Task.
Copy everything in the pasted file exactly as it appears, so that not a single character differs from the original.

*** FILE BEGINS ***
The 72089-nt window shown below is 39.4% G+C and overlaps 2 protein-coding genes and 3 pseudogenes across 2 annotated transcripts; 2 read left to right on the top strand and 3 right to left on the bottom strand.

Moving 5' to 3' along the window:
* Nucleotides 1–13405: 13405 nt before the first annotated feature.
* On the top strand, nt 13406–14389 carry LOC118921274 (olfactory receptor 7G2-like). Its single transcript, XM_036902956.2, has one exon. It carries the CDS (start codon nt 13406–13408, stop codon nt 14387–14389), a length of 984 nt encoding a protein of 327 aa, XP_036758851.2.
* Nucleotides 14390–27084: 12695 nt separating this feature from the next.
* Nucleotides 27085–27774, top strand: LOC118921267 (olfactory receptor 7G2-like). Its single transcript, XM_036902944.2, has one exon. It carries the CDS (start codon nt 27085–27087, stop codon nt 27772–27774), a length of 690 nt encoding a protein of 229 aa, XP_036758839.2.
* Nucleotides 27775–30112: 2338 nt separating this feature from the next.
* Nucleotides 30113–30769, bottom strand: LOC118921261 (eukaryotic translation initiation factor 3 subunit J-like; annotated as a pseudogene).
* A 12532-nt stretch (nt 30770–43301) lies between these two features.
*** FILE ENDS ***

The 72089-nt window shown below is 39.4% G+C and overlaps 2 protein-coding genes and 3 pseudogenes across 2 annotated transcripts; 2 read left to right on the top strand and 3 right to left on the bottom strand.

Moving 5' to 3' along the window:
* Nucleotides 1–13405: 13405 nt before the first annotated feature.
* On the top strand, nt 13406–14389 carry LOC118921274 (olfactory receptor 7G2-like). Its single transcript, XM_036902956.2, has one exon. It carries the CDS (start codon nt 13406–13408, stop codon nt 14387–14389), a length of 984 nt encoding a protein of 327 aa, XP_036758851.2.
* Nucleotides 14390–27084: 12695 nt separating this feature from the next.
* Nucleotides 27085–27774, top strand: LOC118921267 (olfactory receptor 7G2-like). Its single transcript, XM_036902944.2, has one exon. It carries the CDS (start codon nt 27085–27087, stop codon nt 27772–27774), a length of 690 nt encoding a protein of 229 aa, XP_036758839.2.
* Nucleotides 27775–30112: 2338 nt separating this feature from the next.
* Nucleotides 30113–30769, bottom strand: LOC118921261 (eukaryotic translation initiation factor 3 subunit J-like; annotated as a pseudogene).
* A 12532-nt stretch (nt 30770–43301) lies between these two features.